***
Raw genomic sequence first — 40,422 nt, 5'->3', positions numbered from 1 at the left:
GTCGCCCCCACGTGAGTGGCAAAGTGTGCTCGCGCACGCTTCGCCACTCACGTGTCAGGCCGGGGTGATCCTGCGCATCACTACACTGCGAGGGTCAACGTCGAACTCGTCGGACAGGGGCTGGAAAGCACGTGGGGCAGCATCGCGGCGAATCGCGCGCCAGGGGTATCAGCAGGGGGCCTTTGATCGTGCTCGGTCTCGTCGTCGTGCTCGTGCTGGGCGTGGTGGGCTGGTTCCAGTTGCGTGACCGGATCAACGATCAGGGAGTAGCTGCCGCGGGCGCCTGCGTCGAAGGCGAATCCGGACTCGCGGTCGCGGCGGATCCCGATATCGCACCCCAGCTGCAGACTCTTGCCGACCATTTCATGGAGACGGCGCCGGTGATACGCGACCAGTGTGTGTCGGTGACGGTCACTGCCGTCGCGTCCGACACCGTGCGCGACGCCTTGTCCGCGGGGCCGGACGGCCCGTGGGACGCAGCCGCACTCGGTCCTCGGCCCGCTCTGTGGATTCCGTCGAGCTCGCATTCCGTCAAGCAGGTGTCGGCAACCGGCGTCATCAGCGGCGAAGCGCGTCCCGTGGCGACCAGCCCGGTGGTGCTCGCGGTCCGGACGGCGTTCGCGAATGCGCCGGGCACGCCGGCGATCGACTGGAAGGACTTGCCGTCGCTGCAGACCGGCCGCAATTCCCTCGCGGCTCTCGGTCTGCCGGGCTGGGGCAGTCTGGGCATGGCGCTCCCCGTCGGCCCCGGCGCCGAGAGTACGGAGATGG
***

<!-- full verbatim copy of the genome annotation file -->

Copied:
Raw genomic sequence first — 40,422 nt, 5'->3', positions numbered from 1 at the left:
GTCGCCCCCACGTGAGTGGCAAAGTGTGCTCGCGCACGCTTCGCCACTCACGTGTCAGGCCGGGGTGATCCTGCGCATCACTACACTGCGAGGGTCAACGTCGAACTCGTCGGACAGGGGCTGGAAAGCACGTGGGGCAGCATCGCGGCGAATCGCGCGCCAGGGGTATCAGCAGGGGGCCTTTGATCGTGCTCGGTCTCGTCGTCGTGCTCGTGCTGGGCGTGGTGGGCTGGTTCCAGTTGCGTGACCGGATCAACGATCAGGGAGTAGCTGCCGCGGGCGCCTGCGTCGAAGGCGAATCCGGACTCGCGGTCGCGGCGGATCCCGATATCGCACCCCAGCTGCAGACTCTTGCCGACCATTTCATGGAGACGGCGCCGGTGATACGCGACCAGTGTGTGTCGGTGACGGTCACTGCCGTCGCGTCCGACACCGTGCGCGACGCCTTGTCCGCGGGGCCGGACGGCCCGTGGGACGCAGCCGCACTCGGTCCTCGGCCCGCTCTGTGGATTCCGTCGAGCTCGCATTCCGTCAAGCAGGTGTCGGCAACCGGCGTCATCAGCGGCGAAGCGCGTCCCGTGGCGACCAGCCCGGTGGTGCTCGCGGTCCGGACGGCGTTCGCGAATGCGCCGGGCACGCCGGCGATCGACTGGAAGGACTTGCCGTCGCTGCAGACCGGCCGCAATTCCCTCGCGGCTCTCGGTCTGCCGGGCTGGGGCAGTCTGGGCATGGCGCTCCCCGTCGGCCCCGGCGCCGAGAGTACGGAGATGG